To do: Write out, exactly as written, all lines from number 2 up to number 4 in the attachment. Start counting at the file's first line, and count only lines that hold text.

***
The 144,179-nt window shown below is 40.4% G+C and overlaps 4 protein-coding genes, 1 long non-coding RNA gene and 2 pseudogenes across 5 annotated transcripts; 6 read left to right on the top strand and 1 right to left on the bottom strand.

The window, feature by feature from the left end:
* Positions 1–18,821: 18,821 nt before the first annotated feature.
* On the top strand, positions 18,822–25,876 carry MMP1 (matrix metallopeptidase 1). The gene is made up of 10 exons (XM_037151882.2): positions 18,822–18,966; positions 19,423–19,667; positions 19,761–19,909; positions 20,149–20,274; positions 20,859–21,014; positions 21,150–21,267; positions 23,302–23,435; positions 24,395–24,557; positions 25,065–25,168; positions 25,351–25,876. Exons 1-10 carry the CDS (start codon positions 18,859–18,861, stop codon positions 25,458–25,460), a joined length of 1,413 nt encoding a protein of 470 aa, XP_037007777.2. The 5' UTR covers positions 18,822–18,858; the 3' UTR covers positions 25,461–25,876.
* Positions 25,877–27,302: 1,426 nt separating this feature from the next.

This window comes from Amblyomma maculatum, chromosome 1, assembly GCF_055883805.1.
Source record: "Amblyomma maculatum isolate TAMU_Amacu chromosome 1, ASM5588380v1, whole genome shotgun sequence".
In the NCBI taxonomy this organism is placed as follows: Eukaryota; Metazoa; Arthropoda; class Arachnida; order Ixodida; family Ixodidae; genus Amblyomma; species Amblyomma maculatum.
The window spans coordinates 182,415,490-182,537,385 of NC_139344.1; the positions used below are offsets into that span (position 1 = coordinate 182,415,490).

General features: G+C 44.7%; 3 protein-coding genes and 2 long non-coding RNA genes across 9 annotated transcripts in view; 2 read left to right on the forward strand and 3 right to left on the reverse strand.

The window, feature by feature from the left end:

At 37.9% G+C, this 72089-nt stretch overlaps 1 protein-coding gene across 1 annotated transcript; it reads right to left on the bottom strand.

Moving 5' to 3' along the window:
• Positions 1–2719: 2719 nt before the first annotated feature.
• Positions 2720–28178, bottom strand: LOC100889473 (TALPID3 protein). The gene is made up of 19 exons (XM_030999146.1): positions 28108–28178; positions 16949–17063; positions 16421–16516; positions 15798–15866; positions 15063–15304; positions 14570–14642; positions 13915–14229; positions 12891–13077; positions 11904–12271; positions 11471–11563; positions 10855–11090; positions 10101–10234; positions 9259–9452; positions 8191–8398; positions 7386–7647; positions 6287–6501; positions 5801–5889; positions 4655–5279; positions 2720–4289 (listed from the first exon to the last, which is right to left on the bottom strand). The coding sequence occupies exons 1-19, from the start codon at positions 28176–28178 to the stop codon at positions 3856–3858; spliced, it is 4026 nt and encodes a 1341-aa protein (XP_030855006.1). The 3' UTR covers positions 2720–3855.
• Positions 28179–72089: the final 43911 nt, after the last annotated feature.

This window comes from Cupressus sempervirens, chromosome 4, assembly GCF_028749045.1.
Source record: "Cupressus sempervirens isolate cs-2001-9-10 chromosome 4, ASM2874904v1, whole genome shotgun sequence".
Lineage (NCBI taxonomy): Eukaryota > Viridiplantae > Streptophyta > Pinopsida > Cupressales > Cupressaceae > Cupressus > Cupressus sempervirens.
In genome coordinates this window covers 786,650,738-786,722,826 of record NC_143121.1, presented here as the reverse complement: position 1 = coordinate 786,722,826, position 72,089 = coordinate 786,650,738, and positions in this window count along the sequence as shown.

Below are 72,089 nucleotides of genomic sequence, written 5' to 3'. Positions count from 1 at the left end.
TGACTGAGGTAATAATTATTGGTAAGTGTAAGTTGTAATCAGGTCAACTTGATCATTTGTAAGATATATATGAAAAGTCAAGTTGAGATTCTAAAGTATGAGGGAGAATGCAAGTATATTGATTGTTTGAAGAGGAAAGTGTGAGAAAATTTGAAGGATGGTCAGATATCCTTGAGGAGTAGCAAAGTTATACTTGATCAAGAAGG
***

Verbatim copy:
The window, feature by feature from the left end:
* Positions 1–18,821: 18,821 nt before the first annotated feature.
* On the top strand, positions 18,822–25,876 carry MMP1 (matrix metallopeptidase 1). The gene is made up of 10 exons (XM_037151882.2): positions 18,822–18,966; positions 19,423–19,667; positions 19,761–19,909; positions 20,149–20,274; positions 20,859–21,014; positions 21,150–21,267; positions 23,302–23,435; positions 24,395–24,557; positions 25,065–25,168; positions 25,351–25,876. Exons 1-10 carry the CDS (start codon positions 18,859–18,861, stop codon positions 25,458–25,460), a joined length of 1,413 nt encoding a protein of 470 aa, XP_037007777.2. The 5' UTR covers positions 18,822–18,858; the 3' UTR covers positions 25,461–25,876.